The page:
What is mulch and do you really need it?

Organic wood mulch with flowers

When it comes to beautifying your backyard, mulch may not be as exciting as growing roses or lilacs, but it plays an important role in keeping your outdoor spaces beautiful.

Mulch is basically a layer that you spread on top of the soil around your plants, explains Bryan Clayton, the CEO of GreenPal, which connects landscaping professionals to homeowners. Mulch is typically comprised of organic material such as shredded bark.

MORE: What to plant in spring: Get started now on your garden

“It’s a game changer for any garden because it does a bunch of stuff: Mulch helps hold moisture in the soil, keeps the soil cool under the hot sun, and even helps prevent weeds from popping up,” says Clayton, who has been in the landscaping business for 22 years.

You can find bags of organic mulch, like this dye-free wood Miracle-Gro mulch, for under $4 or Vigoro mulch in black, red or brown for around $3 at Home Depot.

Ahead, gardening experts give a primer on mulch, including how much you need, how to use it, materials it’s made of, and mistakes to steer clear of when using it.

What Is Mulch?

Mulch is a permeable material that covers the planting mix in a landscape, explains Cate Singleton, director of landscape design for Tilly, a company that works with homeowners. It should be used for any surface that is organic material, but shouldn’t be spread out on your actual lawn space.

In addition to deterring weed growth and adding nutrients to soil as it breaks down, mulch is also a nice touch to a gardening bed, Singleton says.

What Does Mulch Do?

Some benefits of mulch include insulating the roots of plants during colder months, helping to retain moisture during inclement weather, and preventing landscape mix from eroding during heavy storms, Singleton says.

While it has the added benefit of making your garden look tidy and uniform, the real purpose of mulch is plant protection.

“Mulch acts like a blanket, insulating plants from extreme temperatures,” Clayton says. “In the summer, it keeps the roots cool, and in the winter, it can help keep them warm.”

Because it creates a barrier, mulch can also help physically protect the roots of plants and trees from lawn mowers and weed whackers.

What Is Mulch Made Of?

There are both organic and inorganic options for mulch.

“For landscape areas, I suggest an organic option to reap the most benefit for the plants,” Singleton says.

A few examples of organic mulches include pine needles, wood chips, bark and nut shells.

Inorganic mulches include materials like crushed stone or recycled tires that have been broken down into shreds. Crushed stone can be a great option for seating areas and walkways, while recycled tires can provide a soft cushion for play areas, she says.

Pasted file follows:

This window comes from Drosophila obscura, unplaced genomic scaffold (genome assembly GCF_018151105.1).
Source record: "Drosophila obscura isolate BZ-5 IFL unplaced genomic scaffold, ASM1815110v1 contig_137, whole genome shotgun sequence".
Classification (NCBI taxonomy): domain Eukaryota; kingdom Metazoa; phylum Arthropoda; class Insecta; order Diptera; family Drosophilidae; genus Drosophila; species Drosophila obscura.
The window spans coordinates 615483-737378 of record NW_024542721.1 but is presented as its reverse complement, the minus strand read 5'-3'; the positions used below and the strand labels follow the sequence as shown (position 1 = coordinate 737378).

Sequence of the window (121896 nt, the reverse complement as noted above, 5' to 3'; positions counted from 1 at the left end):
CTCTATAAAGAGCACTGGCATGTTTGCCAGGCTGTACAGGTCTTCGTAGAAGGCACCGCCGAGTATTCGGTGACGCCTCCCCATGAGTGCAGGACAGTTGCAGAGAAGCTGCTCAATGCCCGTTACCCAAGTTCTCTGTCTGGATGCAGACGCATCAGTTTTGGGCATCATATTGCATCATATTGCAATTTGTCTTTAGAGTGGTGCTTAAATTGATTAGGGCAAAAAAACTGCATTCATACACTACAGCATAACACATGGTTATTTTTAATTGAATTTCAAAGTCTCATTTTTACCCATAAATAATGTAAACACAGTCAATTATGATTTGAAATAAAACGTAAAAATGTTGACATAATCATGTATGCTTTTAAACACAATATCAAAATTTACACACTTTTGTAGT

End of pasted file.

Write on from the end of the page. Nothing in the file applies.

How Much Mulch Do I Need?

Figuring out how much mulch you need for your outdoor space is an easy task. A good rule of thumb, according to Clayton, is when it comes to figuring out how much you need, factor in about 2 to 3 inches of mulch for your garden beds.

“Don’t go and pile it on too thick, because using too much can suffocate your plants’ roots,” he cautions.

Home Depot’s online mulch calculator can help you determine how many bags of mulch you’ll need to buy for your project. The calculator defaults to using 3 inches of mulch, and asks you to input the length and width of your project area or the square footage.

How Often Do You Need to Replace Mulch?

Top-dressing mulch once a year is pretty typical for most homeowners.

If you live in an area with more extreme weather events, though, Singleton says it may become necessary to add mulch more frequently.

There is no need to remove old mulch, as long as it hasn’t become a matted layer. If this is the case, tilling it in a bit before top-dressing the landscape beds with new mulch will allow for better airflow, she suggests.

Mulch loses its color pretty quickly, so if you put down the red chips, you can expect them to fade. That’s because the sunlight bleaches them out, Clayton says, and rain can also wash away some of the color.

But don’t sweat it: “While the fresh color looks nice, the real benefit of mulch is in the protection it offers and the organic matter it adds to the soil as it breaks down,” he says.

Expert Tips for Buying Mulch

In general, you’ll want to steer clear of rubber mulch for garden beds, Clayton says.

It might last longer and not fade, but it doesn’t offer the same benefits as organic mulch — it can actually heat up too much and harm your plants, he says.

Organic materials that are free of dyes and synthetic materials are the way to go when purchasing mulch, Singleton says.

She also prefers to purchase mulch in bags, but if you’ve got a large landscaping project, buying it in bulk will save you some money and will require a wheelbarrow.

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About the Author
Brittany Anas
Hi, I'm Brittany Anas (pronounced like the spice, anise ... see, that wasn't too embarrassing to say, now was it?) My professional writing career started when I was in elementary school and my grandma paid me $1 for each story I wrote for her. I'm a former newspaper reporter, with more than a decade of experience Hula-hooping at planning meetings and covering just about every beat from higher-education to crime to science for the Boulder Daily Camera and The Denver Post. Now, I'm a freelance writer, specializing in travel, health, food and adventure.

I've contributed to publications including Men's Journal, Forbes, Women's Health, American Way, TripSavvy, Eat This, Not That!, Apartment Therapy, Denver Life Magazine, 5280, Livability, The Denver Post, Simplemost, USA Today Travel Tips, Make it Better, AAA publications, Reader's Digest, Discover Life and more. Visit Scripps News to see more of Brittany's work.

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